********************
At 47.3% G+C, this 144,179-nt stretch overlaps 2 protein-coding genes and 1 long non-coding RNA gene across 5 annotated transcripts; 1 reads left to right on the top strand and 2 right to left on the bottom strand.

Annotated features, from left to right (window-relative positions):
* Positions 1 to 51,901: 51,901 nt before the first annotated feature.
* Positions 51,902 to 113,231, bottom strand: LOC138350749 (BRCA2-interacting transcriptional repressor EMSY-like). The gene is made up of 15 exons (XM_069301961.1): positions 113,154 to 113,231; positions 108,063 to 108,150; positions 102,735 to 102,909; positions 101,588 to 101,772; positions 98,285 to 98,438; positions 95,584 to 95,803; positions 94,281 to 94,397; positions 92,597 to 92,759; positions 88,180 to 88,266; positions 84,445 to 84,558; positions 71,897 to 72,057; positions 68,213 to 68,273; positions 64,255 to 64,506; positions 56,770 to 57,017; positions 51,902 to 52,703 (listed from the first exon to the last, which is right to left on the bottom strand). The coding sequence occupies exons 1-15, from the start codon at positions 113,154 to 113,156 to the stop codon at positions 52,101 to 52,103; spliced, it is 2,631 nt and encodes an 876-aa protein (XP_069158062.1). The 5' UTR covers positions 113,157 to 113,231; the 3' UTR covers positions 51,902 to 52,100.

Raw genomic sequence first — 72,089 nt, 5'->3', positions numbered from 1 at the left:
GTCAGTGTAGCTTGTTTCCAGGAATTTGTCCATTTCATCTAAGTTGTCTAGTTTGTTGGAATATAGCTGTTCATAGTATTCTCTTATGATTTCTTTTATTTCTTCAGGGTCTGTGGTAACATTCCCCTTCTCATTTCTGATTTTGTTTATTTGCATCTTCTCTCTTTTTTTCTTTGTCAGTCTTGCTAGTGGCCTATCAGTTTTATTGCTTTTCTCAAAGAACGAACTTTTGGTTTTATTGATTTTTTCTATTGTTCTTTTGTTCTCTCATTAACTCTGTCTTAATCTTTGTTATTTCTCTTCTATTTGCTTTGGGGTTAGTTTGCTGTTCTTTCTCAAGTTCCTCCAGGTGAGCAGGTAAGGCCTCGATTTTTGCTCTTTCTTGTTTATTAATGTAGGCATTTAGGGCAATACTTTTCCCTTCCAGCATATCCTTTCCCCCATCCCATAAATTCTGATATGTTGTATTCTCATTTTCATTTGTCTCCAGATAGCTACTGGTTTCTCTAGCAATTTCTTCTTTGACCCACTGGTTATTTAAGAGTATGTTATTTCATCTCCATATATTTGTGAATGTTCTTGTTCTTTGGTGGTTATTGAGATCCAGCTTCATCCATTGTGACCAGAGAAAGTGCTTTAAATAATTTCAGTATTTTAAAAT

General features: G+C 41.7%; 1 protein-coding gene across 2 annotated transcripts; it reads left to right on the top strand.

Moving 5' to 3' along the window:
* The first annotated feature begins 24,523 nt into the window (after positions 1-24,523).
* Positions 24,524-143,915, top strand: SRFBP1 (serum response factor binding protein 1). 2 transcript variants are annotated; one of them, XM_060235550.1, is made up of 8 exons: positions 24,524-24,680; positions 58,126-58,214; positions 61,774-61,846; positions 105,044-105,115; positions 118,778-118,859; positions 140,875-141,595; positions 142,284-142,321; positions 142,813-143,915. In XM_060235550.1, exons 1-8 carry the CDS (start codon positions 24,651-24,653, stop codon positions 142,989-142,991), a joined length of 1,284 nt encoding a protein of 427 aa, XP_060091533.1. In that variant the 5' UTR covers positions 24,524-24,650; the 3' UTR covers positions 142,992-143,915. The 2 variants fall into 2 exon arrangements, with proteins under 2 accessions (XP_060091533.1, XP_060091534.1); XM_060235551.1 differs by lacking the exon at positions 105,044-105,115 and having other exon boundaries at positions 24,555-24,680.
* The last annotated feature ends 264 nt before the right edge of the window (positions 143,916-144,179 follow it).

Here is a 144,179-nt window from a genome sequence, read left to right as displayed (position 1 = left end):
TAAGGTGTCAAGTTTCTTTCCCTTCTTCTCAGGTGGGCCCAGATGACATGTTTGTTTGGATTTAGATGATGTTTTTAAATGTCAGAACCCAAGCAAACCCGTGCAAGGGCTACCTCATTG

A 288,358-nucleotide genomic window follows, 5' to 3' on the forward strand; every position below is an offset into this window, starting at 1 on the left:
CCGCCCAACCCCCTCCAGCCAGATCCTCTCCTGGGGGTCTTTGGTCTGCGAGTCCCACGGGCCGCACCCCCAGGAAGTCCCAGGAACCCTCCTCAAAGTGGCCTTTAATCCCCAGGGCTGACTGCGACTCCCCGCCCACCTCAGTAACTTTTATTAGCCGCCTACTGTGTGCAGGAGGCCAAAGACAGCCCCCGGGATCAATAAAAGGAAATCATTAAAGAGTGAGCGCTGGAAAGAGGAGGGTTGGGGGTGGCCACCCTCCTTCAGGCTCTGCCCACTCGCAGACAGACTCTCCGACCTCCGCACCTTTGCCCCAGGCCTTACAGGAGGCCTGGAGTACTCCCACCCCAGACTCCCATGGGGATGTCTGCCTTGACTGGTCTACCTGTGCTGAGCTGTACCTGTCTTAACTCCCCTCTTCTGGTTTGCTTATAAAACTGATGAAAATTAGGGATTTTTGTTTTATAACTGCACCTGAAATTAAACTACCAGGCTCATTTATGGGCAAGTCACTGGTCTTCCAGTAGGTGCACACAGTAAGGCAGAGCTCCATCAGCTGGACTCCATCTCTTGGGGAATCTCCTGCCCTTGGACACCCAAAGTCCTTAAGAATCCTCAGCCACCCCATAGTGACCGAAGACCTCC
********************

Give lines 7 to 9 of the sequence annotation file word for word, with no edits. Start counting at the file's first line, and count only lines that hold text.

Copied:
General features: G+C 41.7%; 1 protein-coding gene across 2 annotated transcripts; it reads left to right on the top strand.

Moving 5' to 3' along the window:
* The first annotated feature begins 24,523 nt into the window (after positions 1-24,523).